I grew up hearing several versions of how Thanksgiving became a national holiday. According to one of my teachers, President Lincoln was the first to declare a day of national Thanksgiving, although looking back it seems an inscrutable proclamation to a nation self-disemboweled in a fratricidal bloodbath. 

But actually, President Washington was the first to issue such a decree. Mr. Lincoln was the first to establish the holiday as an annual event. Originally he ordered the holiday be observed on the fourth Tuesday in November. In 1939, President Franklin D. Roosevelt moved Thanksgiving to the third Thursday in November, ostensibly to improve the national economy by extending the Christmas shopping season. 

Lincoln is also credited with pardoning the first White House Thanksgiving turkey, although Valerie Strauss reports the story can be traced back no further than 1989 when President George H.W. Bush told it to a White House gathering. There is a possibly apocryphal story that Lincoln’s son Tad begged his father to save a turkey given to the White House. But even if the story is true, is involves a Christmas turkey.

But trappings aside, the nature of the pilgrims themselves could use a closer examination. They were Puritans, a diverse 17th-century religious group that included Oliver Cromwell, Lord Protector of England from 1653 to 1658. Some historians believe Cromwell planned to join the Mayflower pilgrimage to the New World in 1620 but missed the boat. History would certainly have been different if he had disappeared in America; Cromwell was a leader of two English civil wars that led to the execution of King Charles I in 1649 and he led a bloody massacre of thousands of Scot royalists and Irish Catholics from 1649 to 1650. Cromwell is anecdotal evidence that not all the Puritans were humble Christian pacifists who fled to America to escape religious persecution.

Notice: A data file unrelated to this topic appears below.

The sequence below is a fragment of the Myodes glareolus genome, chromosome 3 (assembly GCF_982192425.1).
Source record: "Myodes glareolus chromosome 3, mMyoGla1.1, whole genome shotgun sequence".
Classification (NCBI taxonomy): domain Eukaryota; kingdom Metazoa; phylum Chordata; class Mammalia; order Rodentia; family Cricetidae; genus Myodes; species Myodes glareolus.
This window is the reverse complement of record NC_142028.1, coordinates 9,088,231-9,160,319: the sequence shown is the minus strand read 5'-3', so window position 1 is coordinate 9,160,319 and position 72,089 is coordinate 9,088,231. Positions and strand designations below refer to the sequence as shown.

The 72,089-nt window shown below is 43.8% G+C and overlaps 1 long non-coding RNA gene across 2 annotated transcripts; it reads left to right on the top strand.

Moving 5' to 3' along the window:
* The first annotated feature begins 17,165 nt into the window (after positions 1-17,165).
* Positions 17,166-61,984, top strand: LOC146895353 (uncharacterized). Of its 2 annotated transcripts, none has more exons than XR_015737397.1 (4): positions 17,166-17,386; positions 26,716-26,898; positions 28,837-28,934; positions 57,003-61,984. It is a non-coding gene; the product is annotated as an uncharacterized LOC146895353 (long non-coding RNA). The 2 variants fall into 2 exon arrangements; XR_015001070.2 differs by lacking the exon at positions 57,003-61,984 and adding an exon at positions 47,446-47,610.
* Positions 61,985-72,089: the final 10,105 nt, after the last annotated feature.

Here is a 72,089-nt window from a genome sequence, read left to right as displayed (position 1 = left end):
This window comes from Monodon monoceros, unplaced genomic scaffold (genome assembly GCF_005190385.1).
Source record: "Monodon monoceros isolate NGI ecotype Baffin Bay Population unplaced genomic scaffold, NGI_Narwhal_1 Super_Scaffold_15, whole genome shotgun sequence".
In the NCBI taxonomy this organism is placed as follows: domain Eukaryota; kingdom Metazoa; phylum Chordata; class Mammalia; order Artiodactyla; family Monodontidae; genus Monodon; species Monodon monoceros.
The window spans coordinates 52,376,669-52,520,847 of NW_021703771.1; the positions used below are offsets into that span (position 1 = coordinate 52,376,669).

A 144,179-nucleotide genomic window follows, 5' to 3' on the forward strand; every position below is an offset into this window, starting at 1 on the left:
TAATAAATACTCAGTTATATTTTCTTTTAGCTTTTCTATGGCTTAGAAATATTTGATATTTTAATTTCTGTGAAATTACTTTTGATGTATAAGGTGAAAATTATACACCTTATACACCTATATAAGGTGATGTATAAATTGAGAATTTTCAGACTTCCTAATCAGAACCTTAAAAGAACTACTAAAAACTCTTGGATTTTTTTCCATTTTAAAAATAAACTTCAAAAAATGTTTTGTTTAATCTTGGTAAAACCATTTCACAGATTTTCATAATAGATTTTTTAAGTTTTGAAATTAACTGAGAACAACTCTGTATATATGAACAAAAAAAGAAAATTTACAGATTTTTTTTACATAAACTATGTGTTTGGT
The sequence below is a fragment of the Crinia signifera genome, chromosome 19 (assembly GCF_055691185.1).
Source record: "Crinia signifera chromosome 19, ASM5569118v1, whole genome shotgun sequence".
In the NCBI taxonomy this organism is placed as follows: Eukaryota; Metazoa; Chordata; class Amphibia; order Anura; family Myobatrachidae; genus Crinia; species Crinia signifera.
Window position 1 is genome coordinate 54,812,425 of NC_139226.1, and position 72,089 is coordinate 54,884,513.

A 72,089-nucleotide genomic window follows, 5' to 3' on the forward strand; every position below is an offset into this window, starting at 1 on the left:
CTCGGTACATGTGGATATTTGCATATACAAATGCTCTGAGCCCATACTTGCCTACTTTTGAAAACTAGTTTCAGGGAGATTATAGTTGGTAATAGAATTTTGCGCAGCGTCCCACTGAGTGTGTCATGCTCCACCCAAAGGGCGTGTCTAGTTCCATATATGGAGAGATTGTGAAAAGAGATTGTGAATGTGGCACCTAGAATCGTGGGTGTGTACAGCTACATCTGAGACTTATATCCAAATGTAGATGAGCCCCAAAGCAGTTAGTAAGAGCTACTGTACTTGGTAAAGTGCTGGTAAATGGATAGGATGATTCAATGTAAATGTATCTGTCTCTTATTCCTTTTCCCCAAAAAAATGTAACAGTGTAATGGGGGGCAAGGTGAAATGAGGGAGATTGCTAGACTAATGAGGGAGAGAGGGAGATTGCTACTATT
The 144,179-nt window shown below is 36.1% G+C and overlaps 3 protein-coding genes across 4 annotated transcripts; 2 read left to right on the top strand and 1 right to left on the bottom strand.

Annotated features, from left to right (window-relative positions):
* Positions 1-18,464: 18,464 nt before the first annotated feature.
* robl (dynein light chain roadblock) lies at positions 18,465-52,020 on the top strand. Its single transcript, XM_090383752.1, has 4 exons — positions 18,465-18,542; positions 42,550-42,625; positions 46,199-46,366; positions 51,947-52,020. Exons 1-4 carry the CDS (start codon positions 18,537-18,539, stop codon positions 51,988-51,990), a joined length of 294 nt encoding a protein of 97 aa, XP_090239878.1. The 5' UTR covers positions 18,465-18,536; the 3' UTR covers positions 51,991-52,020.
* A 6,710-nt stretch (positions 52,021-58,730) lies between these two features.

To many — including my fellow Baptists — the puritans are remembered as the persecutors.

As soon as they were established in Boston in the late 17th and early 18th centuries, the puritans showed little toleration for other religions. There is a famous — and documented — story of a Baptist leader named Obadiah Holmes who was imprisoned by the puritan establishment in Boston in 1651. His only crime was being Baptist, and following a harsh imprisonment he was brutally flogged in the public square. 

According to historian William Cathcart in The Baptist Encyclopedia, Holmes’ torture inspired him to long-winded eloquence:   “As the strokes fell upon me I had such a spiritual manifestation of God's presence as the like thereof I never had nor felt, nor can with fleshly tongue express; and the outward pain was so removed from me that indeed I am not able to declare it to you; it was so easy to me that I could well bear it, yea, and in a manner felt it not, although it was grievous, as the spectators said, the man striking with all his strength (yea, spitting in his hand three times, as many affirmed) with a three-corded whip, giving me there with thirty strokes.”

Holmes accepted his flogging as if it was a beatific experience, but the news of his suffering was received with horror elsewhere in the colonies. 

One powerful voice that spoke out against puritan persecution was Deputy Governor Joseph Jenks of the Rhode Island and Providence Plantations Colony. Jenks (my ancestor), who became the 19th royal governor of the colony in 1727, was also a Baptist who presided over the colony Roger Williams founded as the world’s first geopolitical entity based on religious freedom. He was the un-puritan, and years later he wrote the tale of the persecution of Holmes into the official record: